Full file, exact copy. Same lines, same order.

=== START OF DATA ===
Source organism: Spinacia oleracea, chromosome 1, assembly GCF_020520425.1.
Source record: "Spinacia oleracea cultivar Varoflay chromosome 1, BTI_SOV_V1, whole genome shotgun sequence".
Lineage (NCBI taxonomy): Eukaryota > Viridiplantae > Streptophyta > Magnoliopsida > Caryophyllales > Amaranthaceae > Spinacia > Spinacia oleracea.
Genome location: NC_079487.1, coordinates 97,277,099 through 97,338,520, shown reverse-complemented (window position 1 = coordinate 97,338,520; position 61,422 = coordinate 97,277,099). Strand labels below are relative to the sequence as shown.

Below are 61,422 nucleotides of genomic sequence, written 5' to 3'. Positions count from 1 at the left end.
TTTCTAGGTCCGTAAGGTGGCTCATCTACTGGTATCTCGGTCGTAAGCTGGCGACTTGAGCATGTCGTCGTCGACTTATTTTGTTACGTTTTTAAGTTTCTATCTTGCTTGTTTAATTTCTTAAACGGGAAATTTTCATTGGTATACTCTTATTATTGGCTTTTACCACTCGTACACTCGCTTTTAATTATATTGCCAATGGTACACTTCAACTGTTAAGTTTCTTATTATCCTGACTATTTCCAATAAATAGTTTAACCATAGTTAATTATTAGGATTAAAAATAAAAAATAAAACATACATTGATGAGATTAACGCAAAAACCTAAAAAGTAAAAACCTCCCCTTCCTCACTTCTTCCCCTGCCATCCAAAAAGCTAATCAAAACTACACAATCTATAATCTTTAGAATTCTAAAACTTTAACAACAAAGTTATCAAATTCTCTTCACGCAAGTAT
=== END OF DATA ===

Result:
Source organism: Spinacia oleracea, chromosome 1, assembly GCF_020520425.1.
Source record: "Spinacia oleracea cultivar Varoflay chromosome 1, BTI_SOV_V1, whole genome shotgun sequence".
Lineage (NCBI taxonomy): Eukaryota > Viridiplantae > Streptophyta > Magnoliopsida > Caryophyllales > Amaranthaceae > Spinacia > Spinacia oleracea.
Genome location: NC_079487.1, coordinates 97,277,099 through 97,338,520, shown reverse-complemented (window position 1 = coordinate 97,338,520; position 61,422 = coordinate 97,277,099). Strand labels below are relative to the sequence as shown.

Below are 61,422 nucleotides of genomic sequence, written 5' to 3'. Positions count from 1 at the left end.
TTTCTAGGTCCGTAAGGTGGCTCATCTACTGGTATCTCGGTCGTAAGCTGGCGACTTGAGCATGTCGTCGTCGACTTATTTTGTTACGTTTTTAAGTTTCTATCTTGCTTGTTTAATTTCTTAAACGGGAAATTTTCATTGGTATACTCTTATTATTGGCTTTTACCACTCGTACACTCGCTTTTAATTATATTGCCAATGGTACACTTCAACTGTTAAGTTTCTTATTATCCTGACTATTTCCAATAAATAGTTTAACCATAGTTAATTATTAGGATTAAAAATAAAAAATAAAACATACATTGATGAGATTAACGCAAAAACCTAAAAAGTAAAAACCTCCCCTTCCTCACTTCTTCCCCTGCCATCCAAAAAGCTAATCAAAACTACACAATCTATAATCTTTAGAATTCTAAAACTTTAACAACAAAGTTATCAAATTCTCTTCACGCAAGTAT